But check that website out at Intertainment, because there’s hot news that Intertainment is confident that the same $106 million that’s due from the Franchise lawsuit will be matched by the money that will come in from the Comerica Bank arbitration.
Any day now.
These letters of credit were issued by the lending division of HypoVereinsbank to Intertainment while Baeres and stock touts at HypoVereinsbank on March 20, 2000 were trying to justify Samaha's brilliance and the afore-mentioned 60-film slate -- this while Baeres was selling the Franchise film rights to his Euro customers at less than what he was contracted to pay Samaha for those rights.
No one should feel sorry for Samaha just because he took money from Germans who never heard of conflict-of-interest disclosure laws. However, even if Samaha hadn't pumped the budgets on the Franchise films, Baeres' business plan was upsided down from the moment he sold it to investors during the height of the German stock market gold rush.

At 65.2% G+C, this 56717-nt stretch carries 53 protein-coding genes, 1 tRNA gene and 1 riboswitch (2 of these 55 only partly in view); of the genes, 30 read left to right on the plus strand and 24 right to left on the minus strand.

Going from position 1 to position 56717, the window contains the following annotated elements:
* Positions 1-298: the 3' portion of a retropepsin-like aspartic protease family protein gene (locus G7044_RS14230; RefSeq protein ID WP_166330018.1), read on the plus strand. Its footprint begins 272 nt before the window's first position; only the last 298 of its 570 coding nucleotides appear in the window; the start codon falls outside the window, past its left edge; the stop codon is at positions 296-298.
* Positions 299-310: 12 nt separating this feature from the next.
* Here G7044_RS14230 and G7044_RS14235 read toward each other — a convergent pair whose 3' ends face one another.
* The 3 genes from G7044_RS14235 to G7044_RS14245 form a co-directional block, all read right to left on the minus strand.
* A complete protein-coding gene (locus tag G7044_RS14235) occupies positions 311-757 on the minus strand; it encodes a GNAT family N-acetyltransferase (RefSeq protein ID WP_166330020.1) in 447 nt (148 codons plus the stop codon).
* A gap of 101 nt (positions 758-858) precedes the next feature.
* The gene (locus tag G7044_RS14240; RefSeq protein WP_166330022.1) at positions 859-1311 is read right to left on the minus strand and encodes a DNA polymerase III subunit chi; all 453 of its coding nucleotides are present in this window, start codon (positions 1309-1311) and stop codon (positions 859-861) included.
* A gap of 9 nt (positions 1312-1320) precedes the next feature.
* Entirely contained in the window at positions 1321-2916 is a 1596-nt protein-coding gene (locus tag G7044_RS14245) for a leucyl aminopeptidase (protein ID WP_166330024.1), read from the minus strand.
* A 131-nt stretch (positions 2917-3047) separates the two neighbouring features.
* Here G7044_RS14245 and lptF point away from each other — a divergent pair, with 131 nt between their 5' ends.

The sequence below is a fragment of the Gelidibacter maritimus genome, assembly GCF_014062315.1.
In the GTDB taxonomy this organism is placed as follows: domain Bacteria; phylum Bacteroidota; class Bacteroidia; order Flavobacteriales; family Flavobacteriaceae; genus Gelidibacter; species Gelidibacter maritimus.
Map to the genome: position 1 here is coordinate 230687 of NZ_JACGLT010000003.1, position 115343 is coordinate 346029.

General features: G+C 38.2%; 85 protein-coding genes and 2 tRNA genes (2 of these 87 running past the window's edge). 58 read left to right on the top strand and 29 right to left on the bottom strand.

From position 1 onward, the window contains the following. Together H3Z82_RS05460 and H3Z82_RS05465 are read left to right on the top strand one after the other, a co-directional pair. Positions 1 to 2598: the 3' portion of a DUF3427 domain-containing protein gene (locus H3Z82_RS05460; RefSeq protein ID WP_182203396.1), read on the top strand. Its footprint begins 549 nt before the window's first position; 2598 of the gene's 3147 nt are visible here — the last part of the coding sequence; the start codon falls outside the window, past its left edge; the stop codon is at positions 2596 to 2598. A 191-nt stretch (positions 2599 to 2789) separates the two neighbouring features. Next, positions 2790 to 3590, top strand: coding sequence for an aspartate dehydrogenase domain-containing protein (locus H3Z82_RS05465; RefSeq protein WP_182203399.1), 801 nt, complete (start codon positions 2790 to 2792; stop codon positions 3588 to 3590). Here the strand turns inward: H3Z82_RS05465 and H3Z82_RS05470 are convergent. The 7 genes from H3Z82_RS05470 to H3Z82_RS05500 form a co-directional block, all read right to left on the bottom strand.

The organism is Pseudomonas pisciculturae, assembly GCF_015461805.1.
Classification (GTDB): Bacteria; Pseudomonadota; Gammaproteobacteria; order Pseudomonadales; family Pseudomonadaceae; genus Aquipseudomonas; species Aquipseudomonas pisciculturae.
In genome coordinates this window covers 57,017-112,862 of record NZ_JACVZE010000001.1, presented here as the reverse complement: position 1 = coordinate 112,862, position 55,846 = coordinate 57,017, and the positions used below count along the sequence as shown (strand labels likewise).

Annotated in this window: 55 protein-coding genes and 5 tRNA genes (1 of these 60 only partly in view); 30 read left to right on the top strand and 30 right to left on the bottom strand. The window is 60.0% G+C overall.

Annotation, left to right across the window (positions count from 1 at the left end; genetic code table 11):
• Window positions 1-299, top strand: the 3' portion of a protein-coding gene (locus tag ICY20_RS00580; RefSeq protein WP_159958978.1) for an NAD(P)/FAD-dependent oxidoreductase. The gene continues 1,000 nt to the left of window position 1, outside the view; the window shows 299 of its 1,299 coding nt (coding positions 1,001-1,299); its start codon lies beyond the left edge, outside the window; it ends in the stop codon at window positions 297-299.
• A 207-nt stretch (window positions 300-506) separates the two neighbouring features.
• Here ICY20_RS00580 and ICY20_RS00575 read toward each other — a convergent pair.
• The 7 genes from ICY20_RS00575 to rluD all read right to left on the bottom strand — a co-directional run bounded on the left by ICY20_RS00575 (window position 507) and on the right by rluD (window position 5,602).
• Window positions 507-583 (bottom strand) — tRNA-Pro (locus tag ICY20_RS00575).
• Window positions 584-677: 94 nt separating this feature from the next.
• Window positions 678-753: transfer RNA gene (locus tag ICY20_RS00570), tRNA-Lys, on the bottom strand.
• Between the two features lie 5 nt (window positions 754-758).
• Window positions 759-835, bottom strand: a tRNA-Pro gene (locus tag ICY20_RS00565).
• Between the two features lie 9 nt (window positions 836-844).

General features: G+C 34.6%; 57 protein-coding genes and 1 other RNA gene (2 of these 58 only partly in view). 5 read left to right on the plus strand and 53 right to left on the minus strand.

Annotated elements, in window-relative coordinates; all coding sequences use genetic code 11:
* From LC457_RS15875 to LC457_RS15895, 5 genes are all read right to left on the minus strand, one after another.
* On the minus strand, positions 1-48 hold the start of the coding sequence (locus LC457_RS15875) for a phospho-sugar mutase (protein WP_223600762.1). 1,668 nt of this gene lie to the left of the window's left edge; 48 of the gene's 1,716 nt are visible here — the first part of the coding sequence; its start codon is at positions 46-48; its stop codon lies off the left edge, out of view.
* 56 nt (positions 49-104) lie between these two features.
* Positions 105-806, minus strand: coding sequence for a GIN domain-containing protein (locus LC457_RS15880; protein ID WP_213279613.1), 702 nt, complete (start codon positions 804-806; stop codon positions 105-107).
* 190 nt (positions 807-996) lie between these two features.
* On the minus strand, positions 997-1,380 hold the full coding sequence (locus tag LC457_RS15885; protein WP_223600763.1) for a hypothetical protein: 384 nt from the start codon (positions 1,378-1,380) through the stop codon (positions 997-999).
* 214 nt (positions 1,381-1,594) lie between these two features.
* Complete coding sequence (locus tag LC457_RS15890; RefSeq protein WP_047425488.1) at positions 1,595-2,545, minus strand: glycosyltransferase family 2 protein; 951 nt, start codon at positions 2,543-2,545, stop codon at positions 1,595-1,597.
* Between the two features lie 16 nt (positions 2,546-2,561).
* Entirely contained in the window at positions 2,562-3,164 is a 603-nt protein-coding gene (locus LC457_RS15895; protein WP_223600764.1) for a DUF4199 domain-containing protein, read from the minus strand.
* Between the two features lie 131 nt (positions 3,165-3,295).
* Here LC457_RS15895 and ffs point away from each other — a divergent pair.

Baeres deserves one more kudo for his ability to stick to a story. A year after he put Samaha six feet under in the Santa Ana courthouse, Baeres got an accounting firm, KPMG, to list $75 million of the uncollected jury award against Samaha/Franchise as an asset. But KPMG missed the $14 million of bad HypoVereinsbank debt when it ran the numbers for Intertainment's 2005 balance sheet that was released to shareholders. This all came down after Baeres had tried to get HypoVereinsbank to forgive the bad debt by telling any reporter who would listen, and the Santa Ana federal jury, that HypoVereinsbank was in on the international conspiracy to deny him access to Samaha's pumped budget information.
But that's another story for another day.